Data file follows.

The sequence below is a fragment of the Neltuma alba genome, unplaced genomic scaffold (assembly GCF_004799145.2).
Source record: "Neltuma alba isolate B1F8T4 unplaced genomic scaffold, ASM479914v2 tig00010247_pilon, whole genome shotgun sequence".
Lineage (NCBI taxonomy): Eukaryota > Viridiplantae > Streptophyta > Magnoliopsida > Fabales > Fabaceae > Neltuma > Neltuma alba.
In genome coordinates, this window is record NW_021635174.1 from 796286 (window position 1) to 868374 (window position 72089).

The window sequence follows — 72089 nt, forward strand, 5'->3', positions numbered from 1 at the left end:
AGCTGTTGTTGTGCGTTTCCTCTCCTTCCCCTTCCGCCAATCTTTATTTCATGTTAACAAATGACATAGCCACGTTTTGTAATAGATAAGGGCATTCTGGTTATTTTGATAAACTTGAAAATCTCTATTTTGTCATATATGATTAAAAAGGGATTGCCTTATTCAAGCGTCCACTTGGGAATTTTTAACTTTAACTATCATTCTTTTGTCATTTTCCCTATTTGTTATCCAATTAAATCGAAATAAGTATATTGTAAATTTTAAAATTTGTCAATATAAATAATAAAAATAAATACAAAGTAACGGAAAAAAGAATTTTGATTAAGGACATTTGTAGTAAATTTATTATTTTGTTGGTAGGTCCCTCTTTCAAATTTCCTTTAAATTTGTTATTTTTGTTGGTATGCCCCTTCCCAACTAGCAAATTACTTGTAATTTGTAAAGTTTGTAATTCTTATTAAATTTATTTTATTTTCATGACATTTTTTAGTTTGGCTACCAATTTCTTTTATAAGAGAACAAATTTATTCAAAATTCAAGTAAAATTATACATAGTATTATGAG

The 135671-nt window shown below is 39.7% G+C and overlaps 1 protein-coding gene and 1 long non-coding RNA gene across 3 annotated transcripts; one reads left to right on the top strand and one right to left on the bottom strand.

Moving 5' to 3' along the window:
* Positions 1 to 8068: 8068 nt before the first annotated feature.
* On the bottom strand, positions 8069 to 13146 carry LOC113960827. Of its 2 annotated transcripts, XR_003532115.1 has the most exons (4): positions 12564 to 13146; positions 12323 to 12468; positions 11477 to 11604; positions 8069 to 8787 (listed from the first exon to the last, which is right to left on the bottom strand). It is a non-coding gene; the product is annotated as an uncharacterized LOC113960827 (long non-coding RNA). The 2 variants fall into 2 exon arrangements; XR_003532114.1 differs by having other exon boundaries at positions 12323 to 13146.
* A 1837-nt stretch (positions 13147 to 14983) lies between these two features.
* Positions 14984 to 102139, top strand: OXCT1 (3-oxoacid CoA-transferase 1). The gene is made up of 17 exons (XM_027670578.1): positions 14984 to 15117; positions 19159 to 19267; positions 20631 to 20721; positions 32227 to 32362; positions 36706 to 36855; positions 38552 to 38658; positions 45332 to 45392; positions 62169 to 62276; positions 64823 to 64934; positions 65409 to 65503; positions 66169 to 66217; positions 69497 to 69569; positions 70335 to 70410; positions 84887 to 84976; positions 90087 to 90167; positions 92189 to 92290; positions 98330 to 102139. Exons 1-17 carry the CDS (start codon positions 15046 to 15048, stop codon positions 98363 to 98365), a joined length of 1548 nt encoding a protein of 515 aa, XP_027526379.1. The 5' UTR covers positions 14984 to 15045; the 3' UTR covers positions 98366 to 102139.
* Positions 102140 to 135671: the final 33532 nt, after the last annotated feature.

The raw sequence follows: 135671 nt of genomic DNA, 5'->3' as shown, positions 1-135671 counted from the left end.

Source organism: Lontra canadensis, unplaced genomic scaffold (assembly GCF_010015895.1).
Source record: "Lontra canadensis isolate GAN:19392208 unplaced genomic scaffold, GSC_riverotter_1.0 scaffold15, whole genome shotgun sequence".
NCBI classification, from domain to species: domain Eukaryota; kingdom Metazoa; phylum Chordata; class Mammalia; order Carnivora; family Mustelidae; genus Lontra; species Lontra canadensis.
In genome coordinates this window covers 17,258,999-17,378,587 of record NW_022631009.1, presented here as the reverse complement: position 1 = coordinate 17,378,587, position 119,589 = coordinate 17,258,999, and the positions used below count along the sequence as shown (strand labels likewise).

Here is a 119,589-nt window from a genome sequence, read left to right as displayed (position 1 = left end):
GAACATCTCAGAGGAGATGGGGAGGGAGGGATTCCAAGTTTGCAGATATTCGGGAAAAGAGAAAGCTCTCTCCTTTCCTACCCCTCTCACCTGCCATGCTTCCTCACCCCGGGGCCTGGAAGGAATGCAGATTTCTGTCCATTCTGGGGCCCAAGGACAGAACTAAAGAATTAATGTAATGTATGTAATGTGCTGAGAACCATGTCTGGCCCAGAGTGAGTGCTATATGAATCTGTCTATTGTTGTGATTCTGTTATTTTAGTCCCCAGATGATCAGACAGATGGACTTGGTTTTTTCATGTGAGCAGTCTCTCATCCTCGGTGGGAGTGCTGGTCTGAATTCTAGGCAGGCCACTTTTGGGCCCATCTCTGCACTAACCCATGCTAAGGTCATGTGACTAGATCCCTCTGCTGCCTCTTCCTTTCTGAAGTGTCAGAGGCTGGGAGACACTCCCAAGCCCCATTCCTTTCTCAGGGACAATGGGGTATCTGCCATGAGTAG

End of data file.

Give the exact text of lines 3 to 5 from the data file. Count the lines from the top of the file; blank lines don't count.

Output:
Lineage (NCBI taxonomy): Eukaryota > Viridiplantae > Streptophyta > Magnoliopsida > Fabales > Fabaceae > Neltuma > Neltuma alba.
In genome coordinates, this window is record NW_021635174.1 from 796286 (window position 1) to 868374 (window position 72089).

The window sequence follows — 72089 nt, forward strand, 5'->3', positions numbered from 1 at the left end: